The Corresponence of James McNeil Whistler
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Documents associated with: art theory
Record 19 of 27

System Number: 13481
Date: [24 February/March 1891?][1]
Author: JW
Place: [London]
Recipient: [unknown][2]
Repository: Glasgow University Library
Call Number: MS Whistler T3b
Document Type: ALd[3]

Gentlemen -

Happily for you all I know but little of this strange subject - with which you have entrusted me - Were I older and wiser I should probably have been silent upon it altogether - but my comparitive [sic] youth and inexperience urges me to respond in some way to the great honour you do me in calling upon me at all - though with less glibness than those who are younger still -

Much has been written, and you Gentlemen have put before the world much printed matter about Art -

No subject would seem to be more irresistibly so clearly understood if we judge from the readiness with which it is proposed to [teach?]

Rarer far than these is the Artist himself - for whom the way has been made easy by these expoundings -

Strangely rare is the man for whose benefit encouragement others have shown how easy bright should be his path since they have thrown upon it the light of their own

[p. 2] Though [comicly?] but vaguely connected with Art myself - from an comic or excentric [sic] point of view I am told - I have been greatly touched that you Gentlemen should have paid me the compliment of proposing that in me you can, at all, find the interest you [four deleted words, illegible] habitually offered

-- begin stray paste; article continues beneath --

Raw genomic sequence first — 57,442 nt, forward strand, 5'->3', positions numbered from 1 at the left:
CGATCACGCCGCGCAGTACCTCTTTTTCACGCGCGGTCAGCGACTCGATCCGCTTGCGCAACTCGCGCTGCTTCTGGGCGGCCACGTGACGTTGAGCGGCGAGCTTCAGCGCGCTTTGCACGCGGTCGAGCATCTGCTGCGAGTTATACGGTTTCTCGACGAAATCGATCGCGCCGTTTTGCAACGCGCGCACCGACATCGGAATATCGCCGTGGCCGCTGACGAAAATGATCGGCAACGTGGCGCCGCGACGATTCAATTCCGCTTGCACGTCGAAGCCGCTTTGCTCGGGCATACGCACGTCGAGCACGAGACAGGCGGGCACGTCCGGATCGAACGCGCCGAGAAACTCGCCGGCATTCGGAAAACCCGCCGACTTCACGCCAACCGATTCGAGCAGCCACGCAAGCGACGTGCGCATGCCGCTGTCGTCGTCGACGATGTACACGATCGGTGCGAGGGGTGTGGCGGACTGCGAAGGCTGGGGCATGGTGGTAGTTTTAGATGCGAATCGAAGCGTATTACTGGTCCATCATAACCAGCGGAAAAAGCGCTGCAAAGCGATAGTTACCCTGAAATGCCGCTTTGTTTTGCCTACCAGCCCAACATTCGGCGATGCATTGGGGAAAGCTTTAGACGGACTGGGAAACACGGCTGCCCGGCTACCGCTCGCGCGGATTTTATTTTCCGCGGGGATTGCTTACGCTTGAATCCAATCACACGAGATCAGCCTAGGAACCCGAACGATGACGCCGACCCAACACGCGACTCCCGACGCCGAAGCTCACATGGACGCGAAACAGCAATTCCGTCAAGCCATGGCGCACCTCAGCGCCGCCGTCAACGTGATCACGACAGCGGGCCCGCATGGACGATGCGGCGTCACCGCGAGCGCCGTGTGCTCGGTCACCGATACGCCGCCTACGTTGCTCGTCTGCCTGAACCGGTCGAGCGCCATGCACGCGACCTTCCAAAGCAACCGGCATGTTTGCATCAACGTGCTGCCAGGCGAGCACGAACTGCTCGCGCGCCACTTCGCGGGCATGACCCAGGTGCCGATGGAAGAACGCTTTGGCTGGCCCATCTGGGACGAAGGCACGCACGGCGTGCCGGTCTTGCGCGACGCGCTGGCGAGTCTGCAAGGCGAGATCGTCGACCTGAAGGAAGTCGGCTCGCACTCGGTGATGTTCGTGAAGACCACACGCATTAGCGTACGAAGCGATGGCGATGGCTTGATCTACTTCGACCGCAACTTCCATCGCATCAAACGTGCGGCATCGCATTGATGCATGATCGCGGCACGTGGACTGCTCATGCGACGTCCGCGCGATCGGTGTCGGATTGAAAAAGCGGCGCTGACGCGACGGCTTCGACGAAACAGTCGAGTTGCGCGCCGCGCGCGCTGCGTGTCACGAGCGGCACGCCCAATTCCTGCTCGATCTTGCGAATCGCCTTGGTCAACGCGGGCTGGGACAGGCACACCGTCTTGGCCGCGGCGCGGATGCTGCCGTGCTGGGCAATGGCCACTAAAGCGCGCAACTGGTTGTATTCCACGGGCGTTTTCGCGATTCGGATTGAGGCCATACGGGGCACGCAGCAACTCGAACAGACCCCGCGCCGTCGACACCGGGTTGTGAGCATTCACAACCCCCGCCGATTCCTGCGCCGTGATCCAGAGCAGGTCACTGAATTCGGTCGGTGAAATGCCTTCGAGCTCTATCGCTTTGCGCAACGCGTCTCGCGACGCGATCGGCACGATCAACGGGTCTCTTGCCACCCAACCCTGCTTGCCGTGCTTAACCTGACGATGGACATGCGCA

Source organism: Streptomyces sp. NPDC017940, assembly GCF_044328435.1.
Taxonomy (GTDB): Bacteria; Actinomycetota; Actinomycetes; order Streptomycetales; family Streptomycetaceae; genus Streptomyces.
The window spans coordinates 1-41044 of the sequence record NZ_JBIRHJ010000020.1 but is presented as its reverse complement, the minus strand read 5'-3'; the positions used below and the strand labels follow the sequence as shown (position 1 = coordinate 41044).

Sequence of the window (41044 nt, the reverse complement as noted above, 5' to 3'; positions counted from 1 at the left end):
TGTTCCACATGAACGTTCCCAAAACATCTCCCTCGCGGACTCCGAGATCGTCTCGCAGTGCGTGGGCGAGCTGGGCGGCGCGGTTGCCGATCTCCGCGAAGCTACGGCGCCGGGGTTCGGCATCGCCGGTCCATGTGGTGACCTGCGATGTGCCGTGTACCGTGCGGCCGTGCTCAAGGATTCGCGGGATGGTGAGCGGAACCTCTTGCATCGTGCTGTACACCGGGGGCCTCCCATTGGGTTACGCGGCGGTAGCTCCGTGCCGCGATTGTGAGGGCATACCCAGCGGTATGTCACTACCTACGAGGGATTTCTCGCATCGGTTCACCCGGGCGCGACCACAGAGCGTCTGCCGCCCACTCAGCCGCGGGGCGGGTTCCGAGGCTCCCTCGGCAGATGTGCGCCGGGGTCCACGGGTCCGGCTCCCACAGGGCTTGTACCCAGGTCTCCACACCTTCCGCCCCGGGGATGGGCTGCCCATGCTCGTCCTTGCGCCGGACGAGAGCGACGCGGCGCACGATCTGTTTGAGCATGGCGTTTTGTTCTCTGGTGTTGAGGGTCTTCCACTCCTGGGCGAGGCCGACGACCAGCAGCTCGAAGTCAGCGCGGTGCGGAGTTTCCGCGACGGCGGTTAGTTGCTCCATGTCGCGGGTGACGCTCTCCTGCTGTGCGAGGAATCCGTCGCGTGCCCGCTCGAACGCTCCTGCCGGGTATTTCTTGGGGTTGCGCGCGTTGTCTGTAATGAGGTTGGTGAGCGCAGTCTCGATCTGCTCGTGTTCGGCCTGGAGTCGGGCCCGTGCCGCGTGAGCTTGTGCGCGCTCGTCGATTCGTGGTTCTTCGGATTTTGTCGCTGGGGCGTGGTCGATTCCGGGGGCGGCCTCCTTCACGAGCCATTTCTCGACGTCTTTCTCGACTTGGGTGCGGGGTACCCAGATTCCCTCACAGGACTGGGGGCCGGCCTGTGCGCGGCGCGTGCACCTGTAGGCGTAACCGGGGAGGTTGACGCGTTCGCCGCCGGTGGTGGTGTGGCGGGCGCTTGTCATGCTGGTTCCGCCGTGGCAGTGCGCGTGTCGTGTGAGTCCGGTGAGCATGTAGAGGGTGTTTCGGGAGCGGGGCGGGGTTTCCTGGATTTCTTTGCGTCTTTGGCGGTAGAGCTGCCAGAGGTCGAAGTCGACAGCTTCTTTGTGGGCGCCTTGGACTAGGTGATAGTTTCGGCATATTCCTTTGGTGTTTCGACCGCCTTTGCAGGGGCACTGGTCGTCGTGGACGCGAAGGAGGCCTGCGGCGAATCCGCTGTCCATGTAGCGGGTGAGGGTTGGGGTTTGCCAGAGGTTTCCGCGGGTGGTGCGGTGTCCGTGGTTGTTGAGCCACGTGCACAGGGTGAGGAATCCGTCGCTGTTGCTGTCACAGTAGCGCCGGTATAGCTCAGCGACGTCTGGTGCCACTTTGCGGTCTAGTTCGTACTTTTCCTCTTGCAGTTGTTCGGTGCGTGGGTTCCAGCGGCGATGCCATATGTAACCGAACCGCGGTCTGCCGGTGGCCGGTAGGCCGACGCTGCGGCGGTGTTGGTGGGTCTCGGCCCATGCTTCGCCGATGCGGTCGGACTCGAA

However for I fear that as the evening advances I may [illegible] nearing me a certain fatal hour! - I will thank you for the privilege you have accorded me in being your guest on this charming occasion -

Your own art occupation, Gentlemen, - that of making & producing books is most artistic -

what more fascinating - from the proof to the final volume complete in its binding -

This document is protected by copyright.


1.  [24 February/March 1891?]
This letter draft appears on the reverse of #05658, which is dated 23 February 1891.

2.  [unknown]
Apparently written to a publisher.

3.  ALd
The foot of the page is torn away, probably with no loss of text.